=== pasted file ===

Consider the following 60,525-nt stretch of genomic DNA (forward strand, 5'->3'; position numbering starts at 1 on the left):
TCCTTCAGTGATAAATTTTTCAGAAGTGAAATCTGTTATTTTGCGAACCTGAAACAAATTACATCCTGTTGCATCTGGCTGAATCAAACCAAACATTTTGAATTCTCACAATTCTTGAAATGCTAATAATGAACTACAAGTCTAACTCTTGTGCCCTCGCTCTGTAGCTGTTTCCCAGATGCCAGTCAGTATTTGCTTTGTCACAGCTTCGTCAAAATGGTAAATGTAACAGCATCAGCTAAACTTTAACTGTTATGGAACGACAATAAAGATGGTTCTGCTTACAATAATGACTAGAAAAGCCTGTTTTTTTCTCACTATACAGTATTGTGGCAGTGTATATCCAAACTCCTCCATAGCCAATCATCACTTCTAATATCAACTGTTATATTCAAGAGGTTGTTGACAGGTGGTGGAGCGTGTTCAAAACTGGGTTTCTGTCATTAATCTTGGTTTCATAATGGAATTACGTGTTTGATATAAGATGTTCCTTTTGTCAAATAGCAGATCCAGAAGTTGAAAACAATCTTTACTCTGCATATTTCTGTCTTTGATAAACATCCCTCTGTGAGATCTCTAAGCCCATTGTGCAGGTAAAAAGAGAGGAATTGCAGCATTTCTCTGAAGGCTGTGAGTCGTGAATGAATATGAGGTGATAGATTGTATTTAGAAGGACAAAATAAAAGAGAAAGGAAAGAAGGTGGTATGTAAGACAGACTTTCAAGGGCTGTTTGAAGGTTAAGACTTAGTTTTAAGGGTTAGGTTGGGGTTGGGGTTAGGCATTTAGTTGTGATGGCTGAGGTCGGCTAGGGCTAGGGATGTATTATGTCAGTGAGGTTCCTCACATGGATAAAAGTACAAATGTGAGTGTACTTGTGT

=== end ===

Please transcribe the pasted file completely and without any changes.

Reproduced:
Consider the following 60,525-nt stretch of genomic DNA (forward strand, 5'->3'; position numbering starts at 1 on the left):
TCCTTCAGTGATAAATTTTTCAGAAGTGAAATCTGTTATTTTGCGAACCTGAAACAAATTACATCCTGTTGCATCTGGCTGAATCAAACCAAACATTTTGAATTCTCACAATTCTTGAAATGCTAATAATGAACTACAAGTCTAACTCTTGTGCCCTCGCTCTGTAGCTGTTTCCCAGATGCCAGTCAGTATTTGCTTTGTCACAGCTTCGTCAAAATGGTAAATGTAACAGCATCAGCTAAACTTTAACTGTTATGGAACGACAATAAAGATGGTTCTGCTTACAATAATGACTAGAAAAGCCTGTTTTTTTCTCACTATACAGTATTGTGGCAGTGTATATCCAAACTCCTCCATAGCCAATCATCACTTCTAATATCAACTGTTATATTCAAGAGGTTGTTGACAGGTGGTGGAGCGTGTTCAAAACTGGGTTTCTGTCATTAATCTTGGTTTCATAATGGAATTACGTGTTTGATATAAGATGTTCCTTTTGTCAAATAGCAGATCCAGAAGTTGAAAACAATCTTTACTCTGCATATTTCTGTCTTTGATAAACATCCCTCTGTGAGATCTCTAAGCCCATTGTGCAGGTAAAAAGAGAGGAATTGCAGCATTTCTCTGAAGGCTGTGAGTCGTGAATGAATATGAGGTGATAGATTGTATTTAGAAGGACAAAATAAAAGAGAAAGGAAAGAAGGTGGTATGTAAGACAGACTTTCAAGGGCTGTTTGAAGGTTAAGACTTAGTTTTAAGGGTTAGGTTGGGGTTGGGGTTAGGCATTTAGTTGTGATGGCTGAGGTCGGCTAGGGCTAGGGATGTATTATGTCAGTGAGGTTCCTCACATGGATAAAAGTACAAATGTGAGTGTACTTGTGT